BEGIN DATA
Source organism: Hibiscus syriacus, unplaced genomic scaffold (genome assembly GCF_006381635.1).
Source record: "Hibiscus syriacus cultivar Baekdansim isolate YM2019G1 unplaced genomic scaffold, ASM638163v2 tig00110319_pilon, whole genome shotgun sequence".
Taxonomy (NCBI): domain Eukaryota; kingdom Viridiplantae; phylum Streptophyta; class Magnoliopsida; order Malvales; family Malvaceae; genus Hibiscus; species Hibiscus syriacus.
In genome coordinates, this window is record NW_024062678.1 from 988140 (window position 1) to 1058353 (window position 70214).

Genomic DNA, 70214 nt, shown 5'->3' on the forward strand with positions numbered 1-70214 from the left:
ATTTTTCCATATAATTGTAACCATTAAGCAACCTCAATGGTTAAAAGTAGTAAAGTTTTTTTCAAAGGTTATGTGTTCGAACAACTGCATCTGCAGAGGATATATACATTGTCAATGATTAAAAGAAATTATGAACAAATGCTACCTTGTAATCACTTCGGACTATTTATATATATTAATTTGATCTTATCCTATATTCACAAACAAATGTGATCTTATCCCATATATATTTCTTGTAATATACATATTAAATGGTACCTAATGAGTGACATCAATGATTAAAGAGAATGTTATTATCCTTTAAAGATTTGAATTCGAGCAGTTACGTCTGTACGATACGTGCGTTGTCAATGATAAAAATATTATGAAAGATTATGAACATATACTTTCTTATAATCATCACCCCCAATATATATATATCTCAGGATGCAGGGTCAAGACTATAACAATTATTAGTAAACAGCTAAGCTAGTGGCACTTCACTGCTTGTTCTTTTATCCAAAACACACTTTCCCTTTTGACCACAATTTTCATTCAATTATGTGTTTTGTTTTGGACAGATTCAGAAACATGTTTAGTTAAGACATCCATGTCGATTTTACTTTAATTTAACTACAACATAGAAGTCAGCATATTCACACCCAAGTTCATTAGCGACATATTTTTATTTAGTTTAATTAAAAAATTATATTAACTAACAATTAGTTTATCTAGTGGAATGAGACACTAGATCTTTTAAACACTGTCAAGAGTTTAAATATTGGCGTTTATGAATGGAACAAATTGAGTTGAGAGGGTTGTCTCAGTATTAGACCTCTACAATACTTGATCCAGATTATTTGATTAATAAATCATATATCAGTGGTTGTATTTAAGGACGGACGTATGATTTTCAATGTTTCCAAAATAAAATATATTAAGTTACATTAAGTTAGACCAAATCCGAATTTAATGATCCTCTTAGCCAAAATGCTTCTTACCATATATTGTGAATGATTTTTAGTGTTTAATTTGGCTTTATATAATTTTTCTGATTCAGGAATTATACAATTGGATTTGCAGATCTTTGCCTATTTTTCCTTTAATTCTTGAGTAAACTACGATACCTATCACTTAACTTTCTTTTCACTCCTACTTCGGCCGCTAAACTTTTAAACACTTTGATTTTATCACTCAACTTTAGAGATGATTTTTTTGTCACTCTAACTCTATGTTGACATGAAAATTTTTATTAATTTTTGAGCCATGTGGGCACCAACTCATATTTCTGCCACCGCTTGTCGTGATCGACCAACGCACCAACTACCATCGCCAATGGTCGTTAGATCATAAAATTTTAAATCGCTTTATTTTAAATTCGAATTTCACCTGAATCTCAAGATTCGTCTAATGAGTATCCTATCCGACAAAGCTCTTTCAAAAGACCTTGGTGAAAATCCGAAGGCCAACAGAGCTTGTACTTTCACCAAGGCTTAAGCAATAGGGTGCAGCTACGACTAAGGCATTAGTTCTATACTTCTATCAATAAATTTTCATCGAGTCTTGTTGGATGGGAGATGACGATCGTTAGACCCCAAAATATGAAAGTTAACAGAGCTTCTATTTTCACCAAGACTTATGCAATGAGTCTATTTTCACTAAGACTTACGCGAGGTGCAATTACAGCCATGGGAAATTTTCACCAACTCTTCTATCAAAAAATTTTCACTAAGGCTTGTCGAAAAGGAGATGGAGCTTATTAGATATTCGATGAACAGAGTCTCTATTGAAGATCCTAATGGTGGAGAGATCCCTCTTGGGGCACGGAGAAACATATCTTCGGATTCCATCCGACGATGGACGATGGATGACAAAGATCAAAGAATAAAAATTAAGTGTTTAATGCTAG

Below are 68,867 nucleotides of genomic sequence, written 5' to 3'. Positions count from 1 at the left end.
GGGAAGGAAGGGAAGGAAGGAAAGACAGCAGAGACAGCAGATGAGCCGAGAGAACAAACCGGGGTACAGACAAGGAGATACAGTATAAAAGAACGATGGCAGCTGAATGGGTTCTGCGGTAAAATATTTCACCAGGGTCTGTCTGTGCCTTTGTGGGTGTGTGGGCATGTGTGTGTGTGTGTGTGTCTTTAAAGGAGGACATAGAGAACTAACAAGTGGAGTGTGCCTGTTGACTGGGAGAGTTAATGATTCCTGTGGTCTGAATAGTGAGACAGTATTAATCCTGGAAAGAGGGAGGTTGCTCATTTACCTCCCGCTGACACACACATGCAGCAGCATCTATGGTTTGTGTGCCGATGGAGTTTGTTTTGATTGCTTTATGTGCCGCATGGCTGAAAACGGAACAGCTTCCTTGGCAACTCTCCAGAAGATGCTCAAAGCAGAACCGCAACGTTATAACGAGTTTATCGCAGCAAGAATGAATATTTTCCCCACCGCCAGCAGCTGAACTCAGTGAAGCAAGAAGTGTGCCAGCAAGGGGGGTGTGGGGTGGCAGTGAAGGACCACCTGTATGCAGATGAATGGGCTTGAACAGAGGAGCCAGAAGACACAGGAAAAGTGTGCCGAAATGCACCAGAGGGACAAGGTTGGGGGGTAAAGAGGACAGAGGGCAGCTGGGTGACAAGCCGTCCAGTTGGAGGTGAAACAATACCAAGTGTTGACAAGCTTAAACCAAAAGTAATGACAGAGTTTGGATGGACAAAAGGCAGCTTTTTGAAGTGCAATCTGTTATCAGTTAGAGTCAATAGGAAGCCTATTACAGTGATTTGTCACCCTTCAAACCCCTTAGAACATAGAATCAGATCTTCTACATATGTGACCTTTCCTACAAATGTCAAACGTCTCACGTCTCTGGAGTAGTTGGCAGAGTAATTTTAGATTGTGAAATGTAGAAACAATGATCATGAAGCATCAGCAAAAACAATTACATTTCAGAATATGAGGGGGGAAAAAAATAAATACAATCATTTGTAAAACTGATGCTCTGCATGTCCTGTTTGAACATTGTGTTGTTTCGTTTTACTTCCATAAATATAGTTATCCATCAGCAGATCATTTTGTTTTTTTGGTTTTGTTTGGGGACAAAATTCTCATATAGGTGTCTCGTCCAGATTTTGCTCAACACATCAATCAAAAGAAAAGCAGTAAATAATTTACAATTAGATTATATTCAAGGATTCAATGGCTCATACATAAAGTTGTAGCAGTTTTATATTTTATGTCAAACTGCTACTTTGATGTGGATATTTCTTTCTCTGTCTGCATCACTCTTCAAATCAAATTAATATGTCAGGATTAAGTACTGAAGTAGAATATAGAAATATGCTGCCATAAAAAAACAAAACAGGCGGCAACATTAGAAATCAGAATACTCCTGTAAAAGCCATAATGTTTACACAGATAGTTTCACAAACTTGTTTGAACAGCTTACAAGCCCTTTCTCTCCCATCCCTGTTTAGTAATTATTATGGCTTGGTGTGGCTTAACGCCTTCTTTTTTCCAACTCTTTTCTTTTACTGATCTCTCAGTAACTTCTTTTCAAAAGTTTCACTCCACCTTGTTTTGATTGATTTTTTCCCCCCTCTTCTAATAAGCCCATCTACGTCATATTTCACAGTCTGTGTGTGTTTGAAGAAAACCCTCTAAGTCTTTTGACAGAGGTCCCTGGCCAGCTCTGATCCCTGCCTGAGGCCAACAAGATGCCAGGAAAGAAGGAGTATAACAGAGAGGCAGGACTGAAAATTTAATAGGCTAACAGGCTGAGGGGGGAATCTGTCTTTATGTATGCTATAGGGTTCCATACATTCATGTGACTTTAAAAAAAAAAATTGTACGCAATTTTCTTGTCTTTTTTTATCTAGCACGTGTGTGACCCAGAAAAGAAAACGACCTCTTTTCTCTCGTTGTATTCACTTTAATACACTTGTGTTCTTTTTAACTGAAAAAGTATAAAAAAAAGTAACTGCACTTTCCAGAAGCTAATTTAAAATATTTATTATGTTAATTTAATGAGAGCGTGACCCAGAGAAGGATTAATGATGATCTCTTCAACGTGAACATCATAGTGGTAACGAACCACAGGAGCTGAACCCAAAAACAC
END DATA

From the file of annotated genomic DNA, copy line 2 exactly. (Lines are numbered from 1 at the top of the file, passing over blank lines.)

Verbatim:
Source record: "Hibiscus syriacus cultivar Baekdansim isolate YM2019G1 unplaced genomic scaffold, ASM638163v2 tig00110319_pilon, whole genome shotgun sequence".